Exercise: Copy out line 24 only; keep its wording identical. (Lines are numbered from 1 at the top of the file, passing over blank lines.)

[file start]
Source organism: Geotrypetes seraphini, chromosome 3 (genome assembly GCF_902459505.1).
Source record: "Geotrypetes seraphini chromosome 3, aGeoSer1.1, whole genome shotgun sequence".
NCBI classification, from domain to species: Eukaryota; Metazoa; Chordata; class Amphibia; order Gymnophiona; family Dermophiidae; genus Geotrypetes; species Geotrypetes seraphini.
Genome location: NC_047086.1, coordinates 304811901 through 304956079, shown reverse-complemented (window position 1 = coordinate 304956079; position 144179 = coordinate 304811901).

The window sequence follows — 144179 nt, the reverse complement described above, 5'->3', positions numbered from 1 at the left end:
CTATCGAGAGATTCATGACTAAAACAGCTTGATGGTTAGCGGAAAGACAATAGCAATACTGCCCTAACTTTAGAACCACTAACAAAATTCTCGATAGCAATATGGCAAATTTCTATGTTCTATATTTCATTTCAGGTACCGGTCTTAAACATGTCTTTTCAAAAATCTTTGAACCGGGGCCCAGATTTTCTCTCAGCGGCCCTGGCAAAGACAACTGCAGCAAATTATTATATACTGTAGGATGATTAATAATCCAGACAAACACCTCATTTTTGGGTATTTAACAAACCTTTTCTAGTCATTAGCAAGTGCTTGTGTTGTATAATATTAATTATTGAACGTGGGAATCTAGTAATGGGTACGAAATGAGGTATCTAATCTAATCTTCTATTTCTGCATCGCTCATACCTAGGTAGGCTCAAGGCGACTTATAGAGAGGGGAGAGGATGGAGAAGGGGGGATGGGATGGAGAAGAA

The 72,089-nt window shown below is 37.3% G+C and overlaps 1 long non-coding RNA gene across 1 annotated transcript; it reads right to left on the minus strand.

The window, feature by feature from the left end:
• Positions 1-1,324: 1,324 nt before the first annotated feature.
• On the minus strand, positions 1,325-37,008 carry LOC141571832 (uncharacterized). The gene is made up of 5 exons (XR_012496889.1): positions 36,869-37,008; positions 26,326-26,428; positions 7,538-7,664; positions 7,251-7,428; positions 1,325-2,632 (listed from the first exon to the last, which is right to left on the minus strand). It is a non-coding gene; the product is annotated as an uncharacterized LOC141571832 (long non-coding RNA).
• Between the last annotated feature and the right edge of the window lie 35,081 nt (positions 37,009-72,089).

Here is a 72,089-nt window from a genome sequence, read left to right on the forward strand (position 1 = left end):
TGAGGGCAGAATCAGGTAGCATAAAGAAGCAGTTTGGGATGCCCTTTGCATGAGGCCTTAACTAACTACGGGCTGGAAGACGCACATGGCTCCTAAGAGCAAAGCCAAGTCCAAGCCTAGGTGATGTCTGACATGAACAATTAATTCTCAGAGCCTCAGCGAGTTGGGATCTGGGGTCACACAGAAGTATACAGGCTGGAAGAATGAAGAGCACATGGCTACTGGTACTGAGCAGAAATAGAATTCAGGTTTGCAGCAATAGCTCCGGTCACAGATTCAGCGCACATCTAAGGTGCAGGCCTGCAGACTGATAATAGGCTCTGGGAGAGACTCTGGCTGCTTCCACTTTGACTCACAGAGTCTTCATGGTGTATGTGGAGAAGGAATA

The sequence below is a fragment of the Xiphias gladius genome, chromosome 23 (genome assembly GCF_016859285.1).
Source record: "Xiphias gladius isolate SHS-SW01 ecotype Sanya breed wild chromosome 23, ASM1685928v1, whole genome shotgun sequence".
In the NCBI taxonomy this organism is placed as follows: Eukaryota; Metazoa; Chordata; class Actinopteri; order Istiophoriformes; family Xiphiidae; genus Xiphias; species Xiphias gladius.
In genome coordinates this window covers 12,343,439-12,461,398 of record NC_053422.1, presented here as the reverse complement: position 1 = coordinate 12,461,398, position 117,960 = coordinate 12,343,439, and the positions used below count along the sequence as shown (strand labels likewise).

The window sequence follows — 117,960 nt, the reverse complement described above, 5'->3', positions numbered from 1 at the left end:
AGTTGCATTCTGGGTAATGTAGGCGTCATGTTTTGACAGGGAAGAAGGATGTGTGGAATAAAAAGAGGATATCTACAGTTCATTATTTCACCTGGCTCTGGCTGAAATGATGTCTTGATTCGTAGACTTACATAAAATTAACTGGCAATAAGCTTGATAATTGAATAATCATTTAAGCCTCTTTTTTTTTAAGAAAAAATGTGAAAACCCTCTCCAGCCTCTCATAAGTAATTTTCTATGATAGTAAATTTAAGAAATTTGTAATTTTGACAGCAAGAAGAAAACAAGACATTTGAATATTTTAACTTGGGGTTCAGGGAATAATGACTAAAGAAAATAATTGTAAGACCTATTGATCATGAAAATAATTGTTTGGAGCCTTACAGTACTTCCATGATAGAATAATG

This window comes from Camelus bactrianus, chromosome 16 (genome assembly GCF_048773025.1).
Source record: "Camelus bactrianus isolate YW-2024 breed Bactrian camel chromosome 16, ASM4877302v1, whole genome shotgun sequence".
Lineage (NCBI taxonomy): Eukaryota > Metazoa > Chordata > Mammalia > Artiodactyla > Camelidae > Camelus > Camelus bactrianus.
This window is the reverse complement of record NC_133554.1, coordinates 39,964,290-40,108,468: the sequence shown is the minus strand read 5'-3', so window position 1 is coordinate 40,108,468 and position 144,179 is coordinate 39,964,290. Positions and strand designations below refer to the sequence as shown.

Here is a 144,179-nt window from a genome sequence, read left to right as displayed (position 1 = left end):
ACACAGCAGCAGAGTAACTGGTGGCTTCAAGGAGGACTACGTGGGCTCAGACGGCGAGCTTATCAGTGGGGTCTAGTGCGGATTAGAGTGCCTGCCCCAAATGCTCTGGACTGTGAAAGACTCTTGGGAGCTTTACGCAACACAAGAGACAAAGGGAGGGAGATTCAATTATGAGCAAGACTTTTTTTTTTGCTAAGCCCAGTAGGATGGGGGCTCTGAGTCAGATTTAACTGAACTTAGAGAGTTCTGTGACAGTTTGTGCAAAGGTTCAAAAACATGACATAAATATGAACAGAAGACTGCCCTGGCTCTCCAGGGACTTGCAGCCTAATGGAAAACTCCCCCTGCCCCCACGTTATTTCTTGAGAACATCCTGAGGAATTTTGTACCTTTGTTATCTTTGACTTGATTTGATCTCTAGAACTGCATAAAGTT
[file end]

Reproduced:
Here is a 144,179-nt window from a genome sequence, read left to right as displayed (position 1 = left end):